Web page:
For Dame Patsy’s final regional visit as Governor-General, she headed north to Taranaki for a three-day trip. The first stop on the trip was a celebration gala for Taranaki Arts Festival Trust’s 30 Years of Festivals. TAFT are responsible for hosting some of the biggest arts festivals in the Taranaki region, including the hugely popular WOMAD music festival. The evening included a cabaret performance by Mandy Meadows, singing a selection of songs from her show Piaf: The Legend.
The next morning, Dame Patsy and Sir David were welcomed onto the historic Parihaka marae, a village formed by Te Whiti-O-Rongomai and Tohu Kākahi in 1866. During the New Zealand Wars, it became a home for disenfranchised and displaced Māori, and was known for its use of peaceful resistance against land confiscation. It was invaded in 1881 by Crown constabulary, who spent four years there and imprisoned many of the settlement’s residents.
Dame Patsy was shown around the Pā, which is home to many whare built by iwi from around the country. She was taken to a hill near the entrance, with views of the Pā, the urupā and Mt Taranaki. The hill was also the site of a barracks used by the constabulary, which had cannons pointing at peaceful protestors below.
On the marae, iwi leaders had a whaikōrero about Parihaka’s past and their plans for the future.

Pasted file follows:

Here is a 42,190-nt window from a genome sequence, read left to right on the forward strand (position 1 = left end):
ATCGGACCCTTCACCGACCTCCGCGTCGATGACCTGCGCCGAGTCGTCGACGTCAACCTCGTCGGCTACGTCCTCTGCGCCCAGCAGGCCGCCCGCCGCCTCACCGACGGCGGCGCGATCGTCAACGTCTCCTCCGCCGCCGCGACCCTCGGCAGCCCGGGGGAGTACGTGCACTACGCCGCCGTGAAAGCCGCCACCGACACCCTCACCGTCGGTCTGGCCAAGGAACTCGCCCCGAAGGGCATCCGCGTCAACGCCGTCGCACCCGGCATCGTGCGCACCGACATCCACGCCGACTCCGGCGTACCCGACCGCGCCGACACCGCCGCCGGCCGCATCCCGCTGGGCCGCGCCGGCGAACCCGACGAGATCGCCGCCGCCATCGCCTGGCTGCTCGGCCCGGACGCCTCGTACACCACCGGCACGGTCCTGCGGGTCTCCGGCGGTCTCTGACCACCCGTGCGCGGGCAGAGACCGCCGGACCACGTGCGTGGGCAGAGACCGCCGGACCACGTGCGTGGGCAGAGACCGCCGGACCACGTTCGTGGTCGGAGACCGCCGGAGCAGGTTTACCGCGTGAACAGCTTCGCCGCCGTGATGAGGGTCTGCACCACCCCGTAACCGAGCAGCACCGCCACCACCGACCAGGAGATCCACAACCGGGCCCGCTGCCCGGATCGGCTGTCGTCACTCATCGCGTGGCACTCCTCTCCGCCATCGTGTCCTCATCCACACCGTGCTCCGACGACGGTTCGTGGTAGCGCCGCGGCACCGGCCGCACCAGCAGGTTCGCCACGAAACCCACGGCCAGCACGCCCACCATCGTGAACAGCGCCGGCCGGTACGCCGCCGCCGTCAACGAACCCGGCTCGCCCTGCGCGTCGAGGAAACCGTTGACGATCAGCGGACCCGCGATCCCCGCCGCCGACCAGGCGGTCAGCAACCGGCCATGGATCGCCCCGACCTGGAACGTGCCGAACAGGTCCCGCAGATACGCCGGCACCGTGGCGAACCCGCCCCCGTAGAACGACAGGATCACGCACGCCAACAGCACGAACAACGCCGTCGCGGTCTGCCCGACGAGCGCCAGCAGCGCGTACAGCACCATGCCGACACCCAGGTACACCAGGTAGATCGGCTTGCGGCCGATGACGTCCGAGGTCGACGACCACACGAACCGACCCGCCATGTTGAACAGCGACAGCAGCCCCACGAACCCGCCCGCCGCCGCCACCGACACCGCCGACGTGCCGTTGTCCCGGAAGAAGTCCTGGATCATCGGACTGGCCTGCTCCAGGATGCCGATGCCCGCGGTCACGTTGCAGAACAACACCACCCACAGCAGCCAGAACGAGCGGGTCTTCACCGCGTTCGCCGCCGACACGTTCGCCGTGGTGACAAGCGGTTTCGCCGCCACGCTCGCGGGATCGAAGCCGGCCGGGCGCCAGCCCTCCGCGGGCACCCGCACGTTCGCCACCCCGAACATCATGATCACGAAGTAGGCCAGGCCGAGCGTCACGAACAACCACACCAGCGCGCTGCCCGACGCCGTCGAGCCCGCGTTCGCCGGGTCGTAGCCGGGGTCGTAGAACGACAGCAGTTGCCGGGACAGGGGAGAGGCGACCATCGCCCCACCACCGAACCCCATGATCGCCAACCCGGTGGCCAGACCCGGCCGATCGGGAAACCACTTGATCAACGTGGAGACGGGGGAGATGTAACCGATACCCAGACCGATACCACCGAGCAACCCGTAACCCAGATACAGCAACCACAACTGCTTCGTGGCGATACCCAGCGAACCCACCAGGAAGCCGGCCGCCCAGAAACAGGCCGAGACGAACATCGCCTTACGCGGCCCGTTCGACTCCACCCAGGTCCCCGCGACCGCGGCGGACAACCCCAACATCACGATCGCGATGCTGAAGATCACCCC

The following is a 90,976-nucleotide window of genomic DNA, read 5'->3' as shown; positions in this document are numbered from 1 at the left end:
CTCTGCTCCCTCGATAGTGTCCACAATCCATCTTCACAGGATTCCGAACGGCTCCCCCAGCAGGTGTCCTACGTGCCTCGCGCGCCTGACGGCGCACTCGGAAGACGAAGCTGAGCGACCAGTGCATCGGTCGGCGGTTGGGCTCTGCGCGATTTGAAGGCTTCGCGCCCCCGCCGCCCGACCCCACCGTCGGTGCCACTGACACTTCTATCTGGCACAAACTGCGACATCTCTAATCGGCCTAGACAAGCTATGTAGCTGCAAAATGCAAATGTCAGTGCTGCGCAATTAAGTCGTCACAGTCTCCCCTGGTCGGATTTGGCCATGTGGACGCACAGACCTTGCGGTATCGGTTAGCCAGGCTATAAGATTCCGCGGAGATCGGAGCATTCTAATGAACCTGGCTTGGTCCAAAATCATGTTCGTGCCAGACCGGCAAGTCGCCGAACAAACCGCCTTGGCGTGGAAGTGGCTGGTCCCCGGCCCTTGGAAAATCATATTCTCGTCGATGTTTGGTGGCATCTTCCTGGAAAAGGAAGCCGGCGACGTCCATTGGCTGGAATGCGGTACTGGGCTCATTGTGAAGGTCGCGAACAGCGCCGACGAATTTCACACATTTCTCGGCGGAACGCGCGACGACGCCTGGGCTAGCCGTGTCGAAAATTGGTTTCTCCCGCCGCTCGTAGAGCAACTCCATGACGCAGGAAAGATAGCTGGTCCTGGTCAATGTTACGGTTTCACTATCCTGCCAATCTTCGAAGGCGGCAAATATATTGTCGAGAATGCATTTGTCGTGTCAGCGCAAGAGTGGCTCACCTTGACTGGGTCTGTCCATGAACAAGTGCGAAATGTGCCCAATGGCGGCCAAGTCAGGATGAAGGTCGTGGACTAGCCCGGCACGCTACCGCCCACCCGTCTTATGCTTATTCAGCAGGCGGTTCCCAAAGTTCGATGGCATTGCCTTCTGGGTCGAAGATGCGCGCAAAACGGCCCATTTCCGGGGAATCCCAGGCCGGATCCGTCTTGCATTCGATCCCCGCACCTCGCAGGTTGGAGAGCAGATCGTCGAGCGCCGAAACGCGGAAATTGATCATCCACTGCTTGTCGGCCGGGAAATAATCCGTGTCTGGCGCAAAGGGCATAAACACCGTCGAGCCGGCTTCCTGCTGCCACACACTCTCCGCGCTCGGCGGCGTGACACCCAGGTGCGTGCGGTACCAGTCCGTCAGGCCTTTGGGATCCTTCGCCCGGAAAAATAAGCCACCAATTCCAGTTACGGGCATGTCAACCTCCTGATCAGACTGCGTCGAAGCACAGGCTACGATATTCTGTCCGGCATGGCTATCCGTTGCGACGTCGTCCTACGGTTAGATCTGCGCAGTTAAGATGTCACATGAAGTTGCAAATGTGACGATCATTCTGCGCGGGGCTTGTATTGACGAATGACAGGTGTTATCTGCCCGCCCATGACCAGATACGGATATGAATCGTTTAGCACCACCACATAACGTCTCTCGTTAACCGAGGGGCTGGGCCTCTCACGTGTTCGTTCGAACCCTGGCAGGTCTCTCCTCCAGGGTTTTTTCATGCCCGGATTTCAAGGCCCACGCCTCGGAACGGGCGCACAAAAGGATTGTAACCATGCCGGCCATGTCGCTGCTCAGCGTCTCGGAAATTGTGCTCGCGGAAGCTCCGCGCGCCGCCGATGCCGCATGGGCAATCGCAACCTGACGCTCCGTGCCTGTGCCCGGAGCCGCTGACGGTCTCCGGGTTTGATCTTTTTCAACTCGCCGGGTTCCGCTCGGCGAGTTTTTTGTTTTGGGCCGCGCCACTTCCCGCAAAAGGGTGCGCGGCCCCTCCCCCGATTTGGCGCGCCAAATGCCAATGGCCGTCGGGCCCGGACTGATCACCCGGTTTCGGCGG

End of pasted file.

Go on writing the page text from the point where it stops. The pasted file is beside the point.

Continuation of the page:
Afterwards, it was on to New Plymouth’s information hub, Puke Ariki. The striking building is home to a library, research centre and museum that focuses on the natural world and history of Taranaki.That evening, Dame Patsy presented the inaugural Govett-Brewster Foundation Awards at the gallery’s 50th Year celebrations. The awards recognised people who had been instrumental in the creation and support of the gallery over their 50-year history. The Govett-Brewster Gallery is also home to the Len Lye Centre, a gallery dedicated to the Canterbury-born artist. While there, Dame Patsy saw a performance by one of Len Lye’s kinetic works called Wand Dance.
The final day began with a trip up to the historic Camp House in North Egmont National Park to meet with Department of Conservation, Te Kotahitanga o Te Atiawa Trust and Taranaki Mounga Project to discuss the amazing success they have had in the journey to restore Mt Taranaki’s natural flora and fauna. Together with a huge number of volunteers, the National Park has become the first in the country to be able to say they are goat-free – this has given the natural vegetation a chance to grow back, and has helped the native birds flourish in the area.
The final stop on the regional was to Theory Food, a catering company that has combined with charity Gabby’s Starlit Hope, to provide meals for children and their families while the child is in hospital battling cancer. Dame Patsy and Sir David hopped in the kitchen to help put together some meals destined for parents with kids in hospital; on the menu that evening were chicken tacos.
Below are more photos for the following engagements: